Tax sharing of income tax operated in Australia before the Second World War, although there was little coordination between the two levels of government. In 1976, the Australian Government introduced the possibility of the States levying a personal income tax surcharge to replace financial assistance grants. No State took up the option. A key reason for this was that the Australian Government did not reduce its own tax rates to make room for the States.As the report itself admits, the States are more likely to be tied to the Deakin’s ‘chariot wheels of central government’ tighter than ever before:
The implementation of a number of recommendations related to state taxes would require cooperation between the Australian government and the states. Further, some recommendations related to Australian government taxes would also impact on State taxes……... Depending on when some of the recommendations are implemented, the states may also be subject to losses in revenue that could not easily be made up from other revenue sources (our comment – ask WA about the loss of royalties!) funding from the Australian government may at times be necessary to ensure that the financial position of a state is not adversely affected.
As we have recently said, it is time to decide
1. which level of government should have responsibility for particular public policy areas;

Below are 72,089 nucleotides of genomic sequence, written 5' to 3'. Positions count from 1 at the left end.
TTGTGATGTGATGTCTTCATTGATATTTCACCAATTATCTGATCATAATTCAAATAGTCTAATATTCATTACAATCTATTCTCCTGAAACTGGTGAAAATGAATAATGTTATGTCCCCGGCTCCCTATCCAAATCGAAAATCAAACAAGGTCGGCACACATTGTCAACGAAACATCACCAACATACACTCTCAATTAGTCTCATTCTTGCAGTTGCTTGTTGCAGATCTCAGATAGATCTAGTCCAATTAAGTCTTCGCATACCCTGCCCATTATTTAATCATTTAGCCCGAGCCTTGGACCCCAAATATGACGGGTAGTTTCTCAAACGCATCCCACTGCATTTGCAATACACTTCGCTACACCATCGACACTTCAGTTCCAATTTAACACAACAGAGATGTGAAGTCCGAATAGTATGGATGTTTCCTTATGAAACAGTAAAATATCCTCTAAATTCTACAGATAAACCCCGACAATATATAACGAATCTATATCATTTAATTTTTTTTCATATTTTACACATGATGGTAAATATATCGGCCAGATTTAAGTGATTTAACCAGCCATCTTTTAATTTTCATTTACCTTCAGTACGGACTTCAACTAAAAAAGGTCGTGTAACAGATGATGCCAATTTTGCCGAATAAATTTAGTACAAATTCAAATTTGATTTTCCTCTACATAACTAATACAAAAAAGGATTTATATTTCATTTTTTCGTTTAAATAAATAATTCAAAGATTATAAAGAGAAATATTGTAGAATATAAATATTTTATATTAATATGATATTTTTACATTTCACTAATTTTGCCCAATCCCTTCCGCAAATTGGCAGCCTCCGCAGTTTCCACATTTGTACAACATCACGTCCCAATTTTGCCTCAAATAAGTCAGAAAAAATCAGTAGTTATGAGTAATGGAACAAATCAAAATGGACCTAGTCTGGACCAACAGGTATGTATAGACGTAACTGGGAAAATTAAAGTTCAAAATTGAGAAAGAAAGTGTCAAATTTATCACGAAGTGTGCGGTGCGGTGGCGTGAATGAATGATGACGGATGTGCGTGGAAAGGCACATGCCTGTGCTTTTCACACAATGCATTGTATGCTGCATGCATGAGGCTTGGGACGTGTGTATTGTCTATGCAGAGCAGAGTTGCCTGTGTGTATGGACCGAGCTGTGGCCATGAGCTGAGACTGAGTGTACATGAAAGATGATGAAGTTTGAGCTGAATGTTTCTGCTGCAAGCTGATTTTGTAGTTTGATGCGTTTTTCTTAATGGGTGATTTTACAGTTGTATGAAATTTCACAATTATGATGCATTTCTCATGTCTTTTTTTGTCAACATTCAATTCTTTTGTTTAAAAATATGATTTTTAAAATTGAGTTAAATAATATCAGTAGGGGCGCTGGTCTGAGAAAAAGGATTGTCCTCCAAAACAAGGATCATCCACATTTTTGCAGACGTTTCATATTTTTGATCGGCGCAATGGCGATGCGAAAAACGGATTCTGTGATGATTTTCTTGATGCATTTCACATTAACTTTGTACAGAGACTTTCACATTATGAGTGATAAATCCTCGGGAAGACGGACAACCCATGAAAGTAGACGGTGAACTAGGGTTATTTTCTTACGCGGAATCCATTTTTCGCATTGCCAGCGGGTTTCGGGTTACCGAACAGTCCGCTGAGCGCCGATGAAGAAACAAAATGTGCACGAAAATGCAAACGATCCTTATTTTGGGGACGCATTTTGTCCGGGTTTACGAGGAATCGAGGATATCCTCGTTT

2. what taxation bases should be assigned to the states and territories; and
3. where it is appropriate for the Commonwealth to be the level of government determining policy outcomes but is an area where it has no clear constitutional capacity to act, whether it is appropriate to confer Commonwealth power either:
(a) indirectly, through an agreement made under section 96 of the Constitution; or
(b) through a reference of power by the states to the Commonwealth or directly by constitutional amendment.
The Henry Review advances the discussion.
However, following the firestorm arising from the introduction of the RRT this is a matter that should form part of the discussion at the next election.
 See Part C1-1 of Volume 2 of the Report (esp.p.223 and footnote 2 of page 332 of volume 1)
 Page 570 of Volume 2
 Page 574 of Volume 2
 Page 680 of Volume 2
 See table on page 680 of Volume 2
 Page 681 of Volume 2
 Page 682 of Volume 2. The Commonwealth would retain control over the tax base.
 Page 673 of Volume 2
 Page 676 of Volume 2
 Page 682 of Volume 2
 Page 684 of Volume 2